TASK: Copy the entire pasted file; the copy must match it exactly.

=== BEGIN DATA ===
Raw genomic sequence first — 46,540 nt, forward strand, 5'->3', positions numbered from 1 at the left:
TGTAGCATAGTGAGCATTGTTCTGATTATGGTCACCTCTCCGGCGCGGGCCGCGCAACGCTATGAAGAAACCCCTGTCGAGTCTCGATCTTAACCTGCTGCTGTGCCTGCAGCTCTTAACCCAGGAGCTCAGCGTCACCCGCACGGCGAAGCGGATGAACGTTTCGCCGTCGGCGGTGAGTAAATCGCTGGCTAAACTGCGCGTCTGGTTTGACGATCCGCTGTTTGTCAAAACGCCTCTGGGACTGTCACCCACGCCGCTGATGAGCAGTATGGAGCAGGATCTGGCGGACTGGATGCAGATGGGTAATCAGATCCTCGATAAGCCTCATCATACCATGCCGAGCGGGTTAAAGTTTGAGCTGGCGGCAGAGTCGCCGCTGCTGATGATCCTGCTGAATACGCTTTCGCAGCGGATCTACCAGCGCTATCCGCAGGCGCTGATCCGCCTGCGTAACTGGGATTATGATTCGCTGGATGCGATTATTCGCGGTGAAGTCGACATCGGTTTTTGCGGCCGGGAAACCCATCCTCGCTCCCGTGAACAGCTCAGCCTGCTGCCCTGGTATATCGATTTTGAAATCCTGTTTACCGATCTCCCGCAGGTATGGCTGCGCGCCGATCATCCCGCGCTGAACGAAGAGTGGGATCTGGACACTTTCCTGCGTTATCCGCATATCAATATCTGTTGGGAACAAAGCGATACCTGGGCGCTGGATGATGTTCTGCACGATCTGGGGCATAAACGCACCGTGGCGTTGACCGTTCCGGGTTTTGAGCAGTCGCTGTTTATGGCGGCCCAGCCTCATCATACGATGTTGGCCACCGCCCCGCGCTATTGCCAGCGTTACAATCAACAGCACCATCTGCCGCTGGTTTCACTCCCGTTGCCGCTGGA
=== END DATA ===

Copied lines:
Raw genomic sequence first — 46,540 nt, forward strand, 5'->3', positions numbered from 1 at the left:
TGTAGCATAGTGAGCATTGTTCTGATTATGGTCACCTCTCCGGCGCGGGCCGCGCAACGCTATGAAGAAACCCCTGTCGAGTCTCGATCTTAACCTGCTGCTGTGCCTGCAGCTCTTAACCCAGGAGCTCAGCGTCACCCGCACGGCGAAGCGGATGAACGTTTCGCCGTCGGCGGTGAGTAAATCGCTGGCTAAACTGCGCGTCTGGTTTGACGATCCGCTGTTTGTCAAAACGCCTCTGGGACTGTCACCCACGCCGCTGATGAGCAGTATGGAGCAGGATCTGGCGGACTGGATGCAGATGGGTAATCAGATCCTCGATAAGCCTCATCATACCATGCCGAGCGGGTTAAAGTTTGAGCTGGCGGCAGAGTCGCCGCTGCTGATGATCCTGCTGAATACGCTTTCGCAGCGGATCTACCAGCGCTATCCGCAGGCGCTGATCCGCCTGCGTAACTGGGATTATGATTCGCTGGATGCGATTATTCGCGGTGAAGTCGACATCGGTTTTTGCGGCCGGGAAACCCATCCTCGCTCCCGTGAACAGCTCAGCCTGCTGCCCTGGTATATCGATTTTGAAATCCTGTTTACCGATCTCCCGCAGGTATGGCTGCGCGCCGATCATCCCGCGCTGAACGAAGAGTGGGATCTGGACACTTTCCTGCGTTATCCGCATATCAATATCTGTTGGGAACAAAGCGATACCTGGGCGCTGGATGATGTTCTGCACGATCTGGGGCATAAACGCACCGTGGCGTTGACCGTTCCGGGTTTTGAGCAGTCGCTGTTTATGGCGGCCCAGCCTCATCATACGATGTTGGCCACCGCCCCGCGCTATTGCCAGCGTTACAATCAACAGCACCATCTGCCGCTGGTTTCACTCCCGTTGCCGCTGGA